Opel’s new Insignia will be here next month with some bold claims to being the most aerodynamic hatch in the world at 0.25 Cd. It certainly has the right environmental credentials with a sub 100 g/km variant which is expected to be the best seller.
The Insignia also promises to herald class-leading technology to the class, with the introduction of IntelliLink, a touch screen powered infotainment system, which will be standard on all but the base model, which starts at €24,995.
A new 2.0 litre turbo-diesel with 140 bhp comes in with a remarkable CO2 figure of just 99 g/km and a corresponding 3.7 l/100 km, which endows the car with a huge touring range – something that will suit its target market very well. A higher powered version is also available, with 163 bhp.
We drove both of these variants on the launch, but there are also two petrol options, the existing 1.4 litre turbo with 140 bhp and a new 1.6 litre unit, with 170 bhp.
The new IntelliLink is an interesting update to the touch screen systems already commonplace in the class. This new technology incorporates an 8” touch screen and a second smaller screen with a touchpad between the seats, which supports handwriting recognition.
Together, these control many aspects of the car including the audio system, climate and telephone. Voice recognition and steering wheel controls are also available of course, but it’s the touchpad that’s new to the class.
I reckon it would need a bit of time to get properly used to the system. I found the handwriting system worked accurately but I’m not sure if it was any faster than other methods for tasks such as entering a new destination into the navigation system. Time will tell and Opel should be congratulated for including this state-of-the-art technology.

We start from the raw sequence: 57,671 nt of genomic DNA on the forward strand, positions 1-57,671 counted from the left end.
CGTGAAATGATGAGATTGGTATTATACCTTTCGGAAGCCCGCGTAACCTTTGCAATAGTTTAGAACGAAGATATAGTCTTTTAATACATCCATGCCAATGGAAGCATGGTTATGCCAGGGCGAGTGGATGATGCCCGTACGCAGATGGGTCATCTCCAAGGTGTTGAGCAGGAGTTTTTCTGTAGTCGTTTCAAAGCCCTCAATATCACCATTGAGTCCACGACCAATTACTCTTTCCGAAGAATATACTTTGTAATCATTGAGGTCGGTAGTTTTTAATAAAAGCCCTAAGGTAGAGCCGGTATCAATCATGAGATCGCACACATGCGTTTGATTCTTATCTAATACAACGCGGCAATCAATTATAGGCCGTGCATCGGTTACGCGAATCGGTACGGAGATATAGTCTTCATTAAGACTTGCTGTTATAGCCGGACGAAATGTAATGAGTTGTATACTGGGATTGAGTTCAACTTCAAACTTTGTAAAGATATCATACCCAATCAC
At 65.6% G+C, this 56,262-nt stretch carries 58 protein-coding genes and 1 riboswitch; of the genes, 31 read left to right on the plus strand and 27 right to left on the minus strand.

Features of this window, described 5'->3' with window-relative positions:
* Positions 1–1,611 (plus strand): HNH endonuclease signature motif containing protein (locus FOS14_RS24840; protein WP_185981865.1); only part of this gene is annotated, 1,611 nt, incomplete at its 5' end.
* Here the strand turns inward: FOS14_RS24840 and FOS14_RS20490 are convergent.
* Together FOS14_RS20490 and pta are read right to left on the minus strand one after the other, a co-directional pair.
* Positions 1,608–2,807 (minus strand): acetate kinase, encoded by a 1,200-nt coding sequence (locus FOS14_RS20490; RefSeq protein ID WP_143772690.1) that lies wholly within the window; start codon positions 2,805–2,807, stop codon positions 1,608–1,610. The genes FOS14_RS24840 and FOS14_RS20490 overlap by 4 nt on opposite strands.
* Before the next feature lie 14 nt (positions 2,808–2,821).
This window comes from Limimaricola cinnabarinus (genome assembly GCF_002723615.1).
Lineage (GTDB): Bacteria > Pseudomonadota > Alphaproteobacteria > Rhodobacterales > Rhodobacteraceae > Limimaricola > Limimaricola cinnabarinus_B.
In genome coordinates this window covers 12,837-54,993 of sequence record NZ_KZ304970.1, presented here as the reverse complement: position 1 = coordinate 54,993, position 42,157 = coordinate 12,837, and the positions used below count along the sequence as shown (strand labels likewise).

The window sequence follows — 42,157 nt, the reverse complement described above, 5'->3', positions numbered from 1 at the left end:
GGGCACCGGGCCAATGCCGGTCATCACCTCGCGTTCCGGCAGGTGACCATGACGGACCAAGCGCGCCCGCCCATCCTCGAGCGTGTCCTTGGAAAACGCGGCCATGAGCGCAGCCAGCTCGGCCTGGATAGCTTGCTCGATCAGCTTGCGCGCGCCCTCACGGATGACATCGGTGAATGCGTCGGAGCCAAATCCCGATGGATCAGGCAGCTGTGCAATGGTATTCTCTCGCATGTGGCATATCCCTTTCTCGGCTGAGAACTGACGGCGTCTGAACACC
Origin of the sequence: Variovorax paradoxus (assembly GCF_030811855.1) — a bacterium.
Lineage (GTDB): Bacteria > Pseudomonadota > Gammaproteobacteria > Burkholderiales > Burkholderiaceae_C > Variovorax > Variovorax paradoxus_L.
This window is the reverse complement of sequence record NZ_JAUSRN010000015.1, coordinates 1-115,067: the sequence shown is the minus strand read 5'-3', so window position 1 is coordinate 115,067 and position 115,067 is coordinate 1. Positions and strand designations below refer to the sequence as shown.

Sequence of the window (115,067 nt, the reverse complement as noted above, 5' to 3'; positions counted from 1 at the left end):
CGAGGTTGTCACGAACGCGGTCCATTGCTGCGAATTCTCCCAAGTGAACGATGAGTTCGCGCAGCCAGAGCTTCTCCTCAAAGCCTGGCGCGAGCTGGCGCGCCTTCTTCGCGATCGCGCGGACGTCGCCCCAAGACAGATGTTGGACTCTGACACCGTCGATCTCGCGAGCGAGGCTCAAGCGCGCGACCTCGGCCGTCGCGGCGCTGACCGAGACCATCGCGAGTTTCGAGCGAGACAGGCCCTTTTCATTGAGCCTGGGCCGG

Although the Insignia is recognisably based on the outgoing model, the exterior has been subtly refreshed and the chassis settings have been further refined. The result is a very secure drive with good grip and road feel.
We drove down to Waterford for the launch from Naas and back again the following day, so we had plenty of wheel time in the car. Particularly on the way back, when the weather was atrocious, I was glad to be in such a well thought out car, which never felt anything less than 100% secure.
Standard equipment, even on the base S model is generous, with 16” alloy wheels, air conditioning, LED daytime running lights, cruise control, 7 speaker MP3 stereo with 4.2” colour screen, usb, aux in and iPod, leather steering wheel, electric seat height adjustment and lumbar support on the driver’s seat, remote central locking, electric front windows and door mirrors.
Moving up to the SC brings Intellilink with 3D navigation, video playback, voice activation, bluetooth phone and audio streaming. It also comes with steering wheel controls, climate control and an ultrasonic alarm.
SE trim adds cloth/Moroccana upholstery, 18” alloy wheels, rear electric windows, automatic wipers and self dipping rear view mirrors.
SRi brings sports seats, 18” wheels, OPC body kit and interior, front fog lights, rear electric windows and dark tinted rear glass.
Finally, the top of the range Elite comes with leather upholstery, heated front seats, electric driver’s seat with memory, Xenon adaptive lights with auto dipping, dual zone climate control, front and rear parking sensors, front fog lights and electric folding door mirrors.
Prices start at €24,995 for the 1.4 litre petrol saloon, with the five door hatch attracting a premium of €600. The Insignia is also available as a Sports Tourer (Estate), which is €1,800 more expensive than the saloon.
The 2.0 litre 140 bhp, which is expected to be the mainstay of the range starts at €26,995 in S trim, with SC trim starting at €28,995.